Uganda Peoples Congress
Plot 8-10 Kampala Road, Uganda House,
P. O. Box 9206, Kampala
Wednesday, 28 September 2011
Uganda's sugar politics
Uganda Peoples Congress wishes to differ with president Museveni on his recent announcements and directives related to either increasing production or making the prices of sugar affordable to many.
Whereas we appreciate the concerns that the president seems to want addressed, we at the same time emphasize the fact that Mr. Museveni's recent policy shifts, as always, are not well calculated, not well thought out and will obviously back fire.
Recently the president stated that “NRM companies” will intervene and lower the sugar prices in the country by importing more sugar and selling it to people in this country at reduced prices. It was the first time the country heard about any NRM company after the eventual collapse of Danze enterprises over a decade ago. As expected the president's announcement rubbed his political merchants the right way. Indeed the minister of Justice and Constitutional affairs was reported in the news yesterday as being in the process of importing expired sugar from Kenya to sell to Ugandans. The people of Uganda may be facing a challenge with sugar prices but surely expired sugar, no matter how low it sells, cannot be the answer. We therefore implore the Uganda National Bureau of Standards to be on the look out to impound any sugar that does not meet the required consumption standards and help prosecute all those involved in this illicit trade.
There have also been reports that NRM offices in the countryside have turned into sugar stores and sugar rationing centers. Even if this sugar was to be distributed free of charge we are sure UPC members and members of other opposition political parties would never taste it. And besides NRM functionaries can sell at any price because they use government fuel to transport such sugar and they neither pay rent nor license.
We refuse to accept that the latest decree by the president on sugar is the answer either. In a free market economy no one can ever direct on who exactly a producer should sell to. Government of Uganda has no share in the sugar companies in the country. This leaves the president's directive redundant, archaic and illegal. The directive will surely be ignored and the sugar prices will continue to soar.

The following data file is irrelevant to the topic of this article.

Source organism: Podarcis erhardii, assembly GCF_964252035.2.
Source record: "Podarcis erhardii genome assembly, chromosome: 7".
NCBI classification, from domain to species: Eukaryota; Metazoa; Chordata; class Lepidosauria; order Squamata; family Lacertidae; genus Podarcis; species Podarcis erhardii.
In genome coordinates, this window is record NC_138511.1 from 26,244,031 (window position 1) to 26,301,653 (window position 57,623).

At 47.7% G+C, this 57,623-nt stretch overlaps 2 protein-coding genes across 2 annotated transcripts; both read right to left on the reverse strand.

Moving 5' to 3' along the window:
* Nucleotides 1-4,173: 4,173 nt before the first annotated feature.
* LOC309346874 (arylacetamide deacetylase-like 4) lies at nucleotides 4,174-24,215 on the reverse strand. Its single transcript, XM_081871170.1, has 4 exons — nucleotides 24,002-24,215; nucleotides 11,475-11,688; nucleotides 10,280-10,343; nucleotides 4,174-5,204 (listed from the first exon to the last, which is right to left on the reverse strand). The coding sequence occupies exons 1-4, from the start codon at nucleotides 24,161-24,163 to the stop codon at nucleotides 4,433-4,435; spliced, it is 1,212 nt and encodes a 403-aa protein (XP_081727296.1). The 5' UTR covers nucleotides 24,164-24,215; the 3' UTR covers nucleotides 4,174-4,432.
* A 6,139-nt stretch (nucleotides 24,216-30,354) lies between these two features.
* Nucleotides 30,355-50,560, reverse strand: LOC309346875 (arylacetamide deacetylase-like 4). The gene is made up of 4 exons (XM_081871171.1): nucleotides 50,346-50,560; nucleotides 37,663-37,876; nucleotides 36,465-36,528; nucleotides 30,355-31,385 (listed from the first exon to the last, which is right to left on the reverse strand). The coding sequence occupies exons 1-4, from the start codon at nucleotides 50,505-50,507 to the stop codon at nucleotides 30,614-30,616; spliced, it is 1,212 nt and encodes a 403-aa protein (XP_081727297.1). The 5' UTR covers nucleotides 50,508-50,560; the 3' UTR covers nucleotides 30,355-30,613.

The president of Uganda is behaving like a child chasing evening insects. He goes out chasing a butterfly and soon realizes there is a grasshopper. Minutes into chasing this, he also recognizes there is a locust near him. He chases this too only to return home empty-handed, tired, frustrated and dirty.
Mr. Museveni has no firm and fine-tuned policy for his government to implement. He seems to be gambling not just on sugar alone but on all commodity prices and on energy, transport and agriculture. Those waiting for solutions from him may need to be very patient.
Government should subsidize industries that produce sugar and other essential commodities in Uganda; scrap Value Added Tax (VAT) on each of these commodities and cut taxes on fuel by 50%.
A clear and properly regulated public-private partnership should be put in place where for example government offers incentives like fertilizers and loans to sugarcane out-growers to ensure increase in sugar production.
Government should quickly re-prioritize its budget to give at least 10% to agriculture to ensure food security and boost the purchasing power of many Ugandans
A tax system and tariffs that are fair, transparent, understandable and affordable to the people of Uganda should be put in place.
Government should quickly pay off all debts owed to Eskom and Jacobsen thermal power generating companies to check load shedding and reduce the cost of doing business and the cost of production.
Government should re-establish a genuine cooperative movement in Uganda to enable sufficient production, easy transportation, timely processing and increased exports.
Deputy Spokesperson UPC